As I said, I am quite a noob, so I only assume that SFTP is some kind of secure version of FTP, but basically the same thing. All I can tell you is that we're using clients like Double Commander to access the files on the server. I think if we can find the server solution, I can get people to use some other client. I just Googled that there are plugins for DC to support SFTP. But I need something relatively simple for that, current solution included in the system is getting really out of hand with people having to have multiple logins (one for each project) to be able to work with us.
SFTP is a completely separate protocol, but has the misfortune of having a similar name. However, all the differences are under the hood. From a user perspective, you'd be hard pressed to see differences. FTPS would be the old FTP but with SSL tacked on as an after thought. That is VERY hard to set up on the server. SFTP needs only the package OpenSSH-server installed on the server and Bob's your uncle.

About the clients, it looks like Double Commander defaults to old, insecure, deprecated FTP. I don't see any plugins that would allow secure file transfer of any kind: https://github.com/doublecmd/doublecmd/wiki/Plugins
It would be possible to use Double Commander on top of sshfs. However, sshfs would be difficult for OS X users.

Instead for OS X, I would recommend Cyberduck or, maybe, FileZilla as SFTP clients.
For legacy OS users, I would recommend WinSCP or FileZilla.
For GNU/Linux or *BSD users, I would recommend Nautilus, or their default file manager.

All of those are very, very easy to use, have graphical interfaces, and support SFTP out of the box. FileZilla, for example, allows users to have multiple login profiles in the menu.
 
Old 04-10-2018, 12:47 AM   #9
chrism01
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For the client end, I'd also recommend FileZilla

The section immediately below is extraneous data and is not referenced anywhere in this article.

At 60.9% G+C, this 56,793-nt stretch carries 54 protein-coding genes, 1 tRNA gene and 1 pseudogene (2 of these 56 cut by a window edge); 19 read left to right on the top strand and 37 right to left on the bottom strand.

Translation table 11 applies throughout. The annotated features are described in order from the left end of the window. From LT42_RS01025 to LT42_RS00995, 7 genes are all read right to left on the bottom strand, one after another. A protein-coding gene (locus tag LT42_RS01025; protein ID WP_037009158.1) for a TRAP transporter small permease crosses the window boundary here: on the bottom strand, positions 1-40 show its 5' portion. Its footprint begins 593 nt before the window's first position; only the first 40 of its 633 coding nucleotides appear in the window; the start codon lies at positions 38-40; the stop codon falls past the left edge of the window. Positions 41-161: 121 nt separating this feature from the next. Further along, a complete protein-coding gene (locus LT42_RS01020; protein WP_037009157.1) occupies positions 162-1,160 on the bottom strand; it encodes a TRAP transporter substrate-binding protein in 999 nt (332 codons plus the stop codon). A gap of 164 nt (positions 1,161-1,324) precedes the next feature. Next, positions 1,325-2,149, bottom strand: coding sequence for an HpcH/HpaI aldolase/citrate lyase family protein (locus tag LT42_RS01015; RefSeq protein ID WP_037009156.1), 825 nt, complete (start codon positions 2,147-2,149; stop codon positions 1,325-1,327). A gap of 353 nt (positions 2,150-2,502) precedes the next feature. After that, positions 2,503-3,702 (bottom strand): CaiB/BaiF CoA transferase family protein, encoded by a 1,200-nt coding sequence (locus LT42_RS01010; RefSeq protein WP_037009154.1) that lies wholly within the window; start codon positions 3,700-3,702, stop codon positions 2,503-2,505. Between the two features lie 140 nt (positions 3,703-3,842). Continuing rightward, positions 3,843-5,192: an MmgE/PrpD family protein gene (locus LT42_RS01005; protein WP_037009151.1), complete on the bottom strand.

(fwiw it also is avail on Linux, so you could have all your users using the same tool - easier support etc)

At the server end, openssh server as recommended.
It's usually installed on most systems for admin purposes anyway.
 
Old 04-10-2018, 01:23 AM   #10
scasey
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Hundreds of software customers needing to download updates to the software package and upload data files for server-side processing...
Several years ago, back in the stone age, we purchased NcFTPd, an ftp server that restricts users to their home directory out of the box.

I see that the license we have is no longer available for purchase, although they continue to allow its use, so it may be cost-prohibitive today. In the 20-odd years we've been running it, I'm not aware of any security breeches.

Which is NOT to say that the OP shouldn't "convert" to SFTP if at all possible. As has been pointed out, SFTP looks the same from the user interface point of view in most, if not all, clients. If users are running Windows, then I recommend WinSCP for the client software.

(Oh FileZilla is available for both Windows and Linux? As chrism01 said? Then, yes...consistent support is a great advantage)
 
Old 04-13-2018, 05:54 AM   #11
YesItsMe
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Quote:
Originally Posted by scasey View Post
SFTP looks the same from the user interface point of view in most, if not all, clients.
It does not. Also, it leads to additional security problems on the server side since it requires actual user accounts.